Laura Giles is City of Culture Digital Archivist at The University of Hull

Back in October 2017 we at the University of Hull blogged about the early stages of our plan to archive the Hull 2017 City of Culture. The project was in its infancy then so we’re keen now to share an update of where this journey has taken us since.

The idea for the Hull City of Culture Digital Archive was conceived shortly after the announcement in November 2013 that Hull was to be the holder of the 2017 title of UK City of Culture. Knowing that 2017 had the potential to be a complete game-changer for Hull, it was seen as crucial to capture a historical record of the year. There was a strong desire to document this time to guarantee that decisions made, works created, residents engaged, visitors attracted and money spent were chronicled and accessible to researchers in the future.

The initial plan when the project was conceived was that the university would directly hire a dedicated software developer to work alongside a project digital archivist. After a couple of unsuccessful attempts to recruit to the developer role, it was decided to put the work out to tender, which is how we found ourselves working alongside the talented folk at CoSector and Cottage Labs who have a wealth of expertise around repository management and open source systems.

The technical infrastructure for the digital archive was proposed as a continuation of the work achieved as part of the Filling the Digital Preservation Gap project, a collaborative project between the Universities of Hull and York. The output of that project was a prototype system designed for the long term preservation of research data that tied together Box, Archivematica and the Hyrax digital repository from the Samvera Community. After in-depth discussions with CoSector the infrastructure we eventually settled upon was to connect use of Box, Archivematica, Hyrax, Calm and Blacklight, with specially written open source application Hull Synchronizer managing their integrations. This allows for some continuity with the systems that we already use and also means that the digital archive system can eventually be rolled out to accept all our digital collections.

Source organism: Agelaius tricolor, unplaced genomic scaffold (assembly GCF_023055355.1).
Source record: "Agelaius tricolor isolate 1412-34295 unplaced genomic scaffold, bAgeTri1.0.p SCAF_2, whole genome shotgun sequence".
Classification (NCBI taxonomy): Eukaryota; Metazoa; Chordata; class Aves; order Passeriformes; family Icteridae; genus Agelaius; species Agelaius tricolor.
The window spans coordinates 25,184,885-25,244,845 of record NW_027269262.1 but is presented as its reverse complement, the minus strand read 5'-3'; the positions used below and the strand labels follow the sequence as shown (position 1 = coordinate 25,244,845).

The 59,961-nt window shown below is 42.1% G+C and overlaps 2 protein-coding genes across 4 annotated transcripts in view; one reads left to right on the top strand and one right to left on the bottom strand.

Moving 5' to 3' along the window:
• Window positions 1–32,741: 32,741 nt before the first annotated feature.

Having gained funding from the Higher Education Innovation Fund (HEIF) for 2019-2020 we are now continuing to work with CoSector on the implementation and further development of the digital archive infrastructure. Currently we are working on user acceptance testing and starting to reach out to academics across the university to talk about how they might make use of the collections in teaching and learning. Conscious of the need to sustain a solution over time, we are keen to use the City of Culture archive as a catalyst that can provide value on a broader scale.  To that end, the HEIF work is also exploring options for how other organisations might use the infrastructure for their collections, and looking at how the Hyrax repository can be adapted for other digital collections management use cases.

Given that we collected over 130,000 digital records resulting from the City of Culture’s activity there is obviously also a huge amount of archival processing to keep us busy. Profoundly aware of our duties to protect personal data one path we are currently testing is the use of BitCurator pre-ingest to detect records in our collection that contain sensitive data such as phone numbers or email addresses.

Ultimately, the core goal of building this digital archive system has stayed the same: to preserve the story of the 2017 City of Culture and to make sure that it is accessible in the future. Perhaps our biggest challenge has been managing the shifting landscapes around that goal: revising views about technology, getting the right personnel, chasing funding, and organisational adjustments both within the university and with our key depositors. Our three-legged stool has endured some serious manhandling! Nevertheless, it is really exciting to be able to say that we are making significant steps towards providing access to born digital archives and that we are starting this with a collection that tells the story of the cultural transformation of Hull.

Scroll to top